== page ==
A team of researchers at MIT have designed SoFi, a soft-bodied robotic fish that will be used to monitor and study real fish.
While swimming robots have been developed in the past, the development of SoFi is significant because it is the first robotic fish to be able to survive in actual ocean conditions for an extended period of time – a quality that is quite important given the task that this robotic fish is intended to carry out.
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The study detailing the development of the robotic fish was published Wednesday in Science Robotics, and within the authors describe how SoFi performed near flawlessly during a test in a coral reef off of Fiji, swimming effortlessly in three dimensions while controlled by a diver armed with a controller.
According to Daniela Rus, director of the Computer Science and Artificial Intelligence Laboratory at MIT and leader of the work, the research has the potential to change the way we approach studying aquatic life moving into the future. In statements to a number of outlets, she has stressed the significance that creating a robotic fish that functions like SoFi will have for marine study.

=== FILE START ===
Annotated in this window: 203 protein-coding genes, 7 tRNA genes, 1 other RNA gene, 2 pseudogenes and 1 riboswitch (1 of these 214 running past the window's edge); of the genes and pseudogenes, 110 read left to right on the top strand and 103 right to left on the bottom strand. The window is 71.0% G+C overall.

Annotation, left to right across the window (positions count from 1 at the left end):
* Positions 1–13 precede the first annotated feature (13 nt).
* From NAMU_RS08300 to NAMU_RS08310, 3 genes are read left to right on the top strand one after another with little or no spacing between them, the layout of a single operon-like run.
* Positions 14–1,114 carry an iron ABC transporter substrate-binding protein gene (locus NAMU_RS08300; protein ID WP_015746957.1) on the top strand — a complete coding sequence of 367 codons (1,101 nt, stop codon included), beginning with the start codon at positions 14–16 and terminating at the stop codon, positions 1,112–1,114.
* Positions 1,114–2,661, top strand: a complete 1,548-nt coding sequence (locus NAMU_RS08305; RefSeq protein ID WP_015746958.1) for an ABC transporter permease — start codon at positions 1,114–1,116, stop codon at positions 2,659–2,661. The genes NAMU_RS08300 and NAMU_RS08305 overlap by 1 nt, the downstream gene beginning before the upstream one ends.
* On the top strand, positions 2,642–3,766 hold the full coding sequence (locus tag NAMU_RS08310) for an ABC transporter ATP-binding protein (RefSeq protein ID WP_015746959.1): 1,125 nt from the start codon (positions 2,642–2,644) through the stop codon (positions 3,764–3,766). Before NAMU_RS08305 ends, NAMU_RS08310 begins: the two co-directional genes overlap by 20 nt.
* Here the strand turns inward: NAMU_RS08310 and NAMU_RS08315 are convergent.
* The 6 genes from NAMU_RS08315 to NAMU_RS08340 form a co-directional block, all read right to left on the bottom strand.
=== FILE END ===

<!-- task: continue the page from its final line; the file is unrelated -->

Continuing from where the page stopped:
SoFi the robotic fish is around the size of an actual small fish, weighing just 3.5 pounds and measuring in at a foot and a half long. The robot is controlled via a hydraulic pump that moves water through the tail from side to side – even enabling SoFi to navigate around the watery environment just as a fish would.
While the development of SoFi is groundbreaking in and of itself, it’s even more significant in that the robotic fish is almost entirely 3D-printed – potentially opening up use of the robot to scientific tea